Synopsys, Inc announced availability of its new ASIP Designer tool that speeds the design of application-specific instruction-set processors (ASIPs) and programmable accelerators. Integrated LLVM-based compiler front-end and OpenCL kernel language support enables efficient compilation of C, C++ and OpenCL-based application code.
The new AIDA64 release implements optimized benchmarks for AMD “Carrizo” and Intel “Broadwell” processors, SensorPanel and external LCD improvements, and supports the latest nVIDIA GeForce and Quadro graphics accelerators, including OpenCL 2.1 support.
Neil Trevett, Khronos Group President, spoke at the recent GPU Technology Conference on Vulkan, SPIR-V and OpenCL 2.1 as well as at the WebGL Meetup on Building Standards. Both presentations are now available online.
Voices of VR has three new podcasts featuring Neil Trevett, President of the Khronos Group. The podcasts include an overview of the Khronos Group, the new Vulkan API, OpenCL 2.1 and SPIR-V.
The Khronos group has uploaded slide decks from the Vulkan and OpenCL presentations at GDC. The original press briefing slide deck is included. The slides cover SPIR-V as well and can also be seen in the online video from the March 5th Vulkan session.
Please join us at 2PM pacific time for a Live Stream of the second and last Vulkan session at GDC. There will be better quality video and slides available in the next few days.
G-Truc Creation has posted an excellent and well balanced overview of SPIR-V – The first open standard intermediate language for parallel compute and graphics. "I am looking forward to the shading language revolution that SPIR-V will lead to, one step at a time!" sums up Christophe Riccio.
The Khronos Group today announced the ratification and public release of the OpenCL 2.1 provisional specification. OpenCL 2.1 is a significant evolution of the open, royalty-free standard for heterogeneous parallel programming that defines a new kernel language based on a subset of C++ for significantly enhanced programmer productivity, and support for the new Khronos SPIR-V cross-API shader program intermediate language now used by both OpenCL and the new Vulkan graphics API.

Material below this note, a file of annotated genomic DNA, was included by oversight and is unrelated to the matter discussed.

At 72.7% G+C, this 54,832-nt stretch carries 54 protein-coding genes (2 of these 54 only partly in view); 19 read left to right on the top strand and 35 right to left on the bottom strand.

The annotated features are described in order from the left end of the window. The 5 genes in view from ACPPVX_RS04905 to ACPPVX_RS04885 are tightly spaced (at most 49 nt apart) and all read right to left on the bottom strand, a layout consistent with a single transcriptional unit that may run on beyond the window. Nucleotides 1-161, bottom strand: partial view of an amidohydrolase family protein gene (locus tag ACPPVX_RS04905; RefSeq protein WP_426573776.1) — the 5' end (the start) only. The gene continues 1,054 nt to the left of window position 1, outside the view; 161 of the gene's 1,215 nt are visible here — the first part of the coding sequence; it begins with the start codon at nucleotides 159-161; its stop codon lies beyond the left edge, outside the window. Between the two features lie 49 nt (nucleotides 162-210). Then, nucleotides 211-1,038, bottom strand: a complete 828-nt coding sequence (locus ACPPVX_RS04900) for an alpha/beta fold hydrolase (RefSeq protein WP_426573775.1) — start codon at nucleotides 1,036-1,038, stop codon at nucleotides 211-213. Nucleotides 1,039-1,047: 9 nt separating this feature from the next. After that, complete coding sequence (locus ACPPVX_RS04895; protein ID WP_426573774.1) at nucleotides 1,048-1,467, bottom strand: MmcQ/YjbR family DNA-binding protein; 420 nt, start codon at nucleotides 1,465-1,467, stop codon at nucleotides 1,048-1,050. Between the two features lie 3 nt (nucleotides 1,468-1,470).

Press Release: Khronos Releases OpenCL 2.1 Provisional Specification for Public Review
Video of Live OpenCL Session
OpenCL Feedback thread: We look forward to hearing from you.
Overview slide: Powerpoint presentation outlining OpenCL 2.1
Khronos Releases SPIR-V The first open standard intermediate language for parallel compute and graphics
In another significant announcement today, OpenCL 2.1 and Vulkan™, the new open standard API for high-efficiency access to graphics and compute on modern GPUs, are now sharing core intermediate language technologies resulting in SPIR-V; a revolution in the Khronos Standard Portable Intermediate Representation initially used by OpenCL™, now fully defined by Khronos with native support for shader and kernel features. SPIR-V splits the compiler chain, enabling high-level language front-ends to emit programs in a standardized intermediate form to be ingested by Vulkan or OpenCL drivers. Eliminating the need for a built-in high-level language source compiler significantly reduces driver complexity and will enable a diversity of language front-ends. Additionally, a standardized IR provides a measure of kernel IP protection, accelerated kernel load times and enables developers to use a common language front-end, improving kernel reliability and portability across multiple implementations. You can read more on the SPIR homepage, registry and whitepaper, and give us valuable community feedback in our SPIR forum.
Microsoft achieves compelling Performance-per-Watt in cloud data center acceleration with OpenCL powered FPGAs
Altera Corporation announced Microsoft is using Altera Arria 10 FPGAs to achieve compelling performance-per-Watt in data center acceleration based on CNN (convolutional neural network) algorithms. This performance is achieved using the open software development language known as OpenCL, or VHDL to code the Arria 10 FPGA and its IEEE754 hard floating point DSP (digital signal processing) blocks.